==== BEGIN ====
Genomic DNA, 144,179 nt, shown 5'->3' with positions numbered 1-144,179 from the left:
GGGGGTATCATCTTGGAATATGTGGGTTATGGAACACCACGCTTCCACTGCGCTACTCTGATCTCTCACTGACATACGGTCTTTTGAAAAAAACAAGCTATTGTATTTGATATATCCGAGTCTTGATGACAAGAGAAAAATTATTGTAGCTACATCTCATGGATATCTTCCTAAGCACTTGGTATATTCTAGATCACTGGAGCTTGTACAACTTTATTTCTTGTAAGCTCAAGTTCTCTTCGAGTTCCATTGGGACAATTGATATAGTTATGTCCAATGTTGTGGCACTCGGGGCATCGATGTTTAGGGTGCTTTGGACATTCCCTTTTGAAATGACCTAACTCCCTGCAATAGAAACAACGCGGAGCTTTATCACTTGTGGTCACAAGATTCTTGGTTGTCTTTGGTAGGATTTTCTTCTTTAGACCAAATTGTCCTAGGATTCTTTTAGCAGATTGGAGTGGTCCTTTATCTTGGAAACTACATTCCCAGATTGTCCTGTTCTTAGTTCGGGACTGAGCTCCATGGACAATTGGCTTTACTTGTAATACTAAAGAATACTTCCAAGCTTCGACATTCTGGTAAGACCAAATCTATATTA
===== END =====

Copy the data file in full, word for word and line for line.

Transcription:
Genomic DNA, 144,179 nt, shown 5'->3' with positions numbered 1-144,179 from the left:
GGGGGTATCATCTTGGAATATGTGGGTTATGGAACACCACGCTTCCACTGCGCTACTCTGATCTCTCACTGACATACGGTCTTTTGAAAAAAACAAGCTATTGTATTTGATATATCCGAGTCTTGATGACAAGAGAAAAATTATTGTAGCTACATCTCATGGATATCTTCCTAAGCACTTGGTATATTCTAGATCACTGGAGCTTGTACAACTTTATTTCTTGTAAGCTCAAGTTCTCTTCGAGTTCCATTGGGACAATTGATATAGTTATGTCCAATGTTGTGGCACTCGGGGCATCGATGTTTAGGGTGCTTTGGACATTCCCTTTTGAAATGACCTAACTCCCTGCAATAGAAACAACGCGGAGCTTTATCACTTGTGGTCACAAGATTCTTGGTTGTCTTTGGTAGGATTTTCTTCTTTAGACCAAATTGTCCTAGGATTCTTTTAGCAGATTGGAGTGGTCCTTTATCTTGGAAACTACATTCCCAGATTGTCCTGTTCTTAGTTCGGGACTGAGCTCCATGGACAATTGGCTTTACTTGTAATACTAAAGAATACTTCCAAGCTTCGACATTCTGGTAAGACCAAATCTATATTA